VF Corp., the parent of brands such as Vans, The North Face and Timberland, has laid off approximately 500 corporate employees across the organization. The news comes about one month after the company unveiled its “Project Reinvent” transformation, which was designed to alleviate pressure from an activist investor.
“As part of VF’s new Reinvent strategy, and with the aim of improving operational efficiency, we have eliminated approximately 500 salaried positions across the company globally,” the company said in a statement provided to sister Emerald publication Shop. Eat. Surf. “While these decisions are never easy, they will give us the financial flexibility to invest behind our brands and better position us for long-term growth. We’re committed to handling this restructuring with dignity and respect for all involved and want to thank those impacted for their valued contributions to VF.”
Sources confirmed to Shop. Eat. Surf that the reductions are global and impact all brands and corporate functions, with Vans specifically prioritizing several director and vice president positions.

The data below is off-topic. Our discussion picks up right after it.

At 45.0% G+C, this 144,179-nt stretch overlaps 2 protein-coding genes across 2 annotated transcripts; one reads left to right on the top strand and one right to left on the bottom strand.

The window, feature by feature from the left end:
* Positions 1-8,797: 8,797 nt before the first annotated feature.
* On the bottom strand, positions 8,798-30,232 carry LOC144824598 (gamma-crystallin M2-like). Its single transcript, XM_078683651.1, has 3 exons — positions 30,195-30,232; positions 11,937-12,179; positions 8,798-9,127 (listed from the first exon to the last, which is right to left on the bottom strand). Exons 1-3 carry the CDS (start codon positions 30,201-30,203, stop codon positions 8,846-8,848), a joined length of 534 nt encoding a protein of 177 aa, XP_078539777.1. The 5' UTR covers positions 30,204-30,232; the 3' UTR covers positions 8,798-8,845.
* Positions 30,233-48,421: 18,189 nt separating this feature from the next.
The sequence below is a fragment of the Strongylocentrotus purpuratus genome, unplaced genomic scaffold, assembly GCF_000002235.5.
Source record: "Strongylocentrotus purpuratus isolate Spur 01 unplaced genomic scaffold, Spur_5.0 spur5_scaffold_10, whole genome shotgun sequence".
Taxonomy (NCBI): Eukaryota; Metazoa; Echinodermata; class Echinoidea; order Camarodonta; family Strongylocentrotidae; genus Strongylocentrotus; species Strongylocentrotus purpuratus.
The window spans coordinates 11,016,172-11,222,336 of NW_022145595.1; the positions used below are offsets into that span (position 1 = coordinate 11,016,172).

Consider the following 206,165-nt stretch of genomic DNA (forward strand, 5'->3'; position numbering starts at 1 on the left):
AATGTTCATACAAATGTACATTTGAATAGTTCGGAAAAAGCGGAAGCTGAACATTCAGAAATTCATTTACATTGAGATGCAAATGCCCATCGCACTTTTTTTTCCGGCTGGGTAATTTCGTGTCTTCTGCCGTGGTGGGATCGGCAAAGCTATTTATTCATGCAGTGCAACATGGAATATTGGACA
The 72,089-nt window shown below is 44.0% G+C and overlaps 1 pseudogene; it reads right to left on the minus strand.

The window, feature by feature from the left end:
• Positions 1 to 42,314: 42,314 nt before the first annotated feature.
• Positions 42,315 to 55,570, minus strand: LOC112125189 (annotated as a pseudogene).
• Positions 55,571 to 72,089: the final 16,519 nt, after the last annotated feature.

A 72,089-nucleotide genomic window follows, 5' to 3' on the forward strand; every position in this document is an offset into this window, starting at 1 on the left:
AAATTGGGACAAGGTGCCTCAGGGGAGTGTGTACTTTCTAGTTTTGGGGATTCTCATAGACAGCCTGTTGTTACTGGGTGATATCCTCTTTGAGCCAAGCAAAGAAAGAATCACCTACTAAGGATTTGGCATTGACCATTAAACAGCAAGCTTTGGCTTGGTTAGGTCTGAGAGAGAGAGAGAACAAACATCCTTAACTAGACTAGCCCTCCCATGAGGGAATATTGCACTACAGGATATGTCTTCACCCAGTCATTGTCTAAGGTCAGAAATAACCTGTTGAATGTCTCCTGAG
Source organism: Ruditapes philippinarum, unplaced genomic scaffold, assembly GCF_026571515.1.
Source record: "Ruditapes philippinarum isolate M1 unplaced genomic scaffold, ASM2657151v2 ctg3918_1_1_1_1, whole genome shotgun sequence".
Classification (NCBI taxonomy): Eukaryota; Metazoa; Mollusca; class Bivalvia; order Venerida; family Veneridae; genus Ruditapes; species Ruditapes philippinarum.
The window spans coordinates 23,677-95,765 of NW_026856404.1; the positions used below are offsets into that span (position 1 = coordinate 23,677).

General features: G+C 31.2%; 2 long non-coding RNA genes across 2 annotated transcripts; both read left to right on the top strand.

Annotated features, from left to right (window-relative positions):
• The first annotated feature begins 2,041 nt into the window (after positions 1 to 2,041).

Poor Q2 Results Spurred Investor Involvement
For Q2 2024, which ended Sept. 30, 2023, VF reported significant losses across the business, including a 1% drop in wholesale, largely driven by the Americas, which fell 11%, and a 3% decrease in the direct-to-consumer business. The company reported revenue of $3.03 billion, down 4% in constant currency, as well as a net loss of $450.7 million. The only bright spots for the quarter were The North Face, which saw double-digit revenue growth and an expanding international business.
During an earnings call discussing the results, VF unveiled Reinvent, a “comprehensive program” to help right the ship. Two big priorities were reducing costs and strengthening the balance sheet, both of which likely influenced the company’s decision to reduce headcount.
As a result of these lackluster results and the pressure to put Project Reinvent into motion, VF Corp. withdrew and revised its previous 2024 fiscal revenue and earnings guidance. Of note, the company reduced its expected free cash flow for the year from $900 million to $600 million, citing a “more difficult U.S. wholesale environment” and struggles within the Vans business.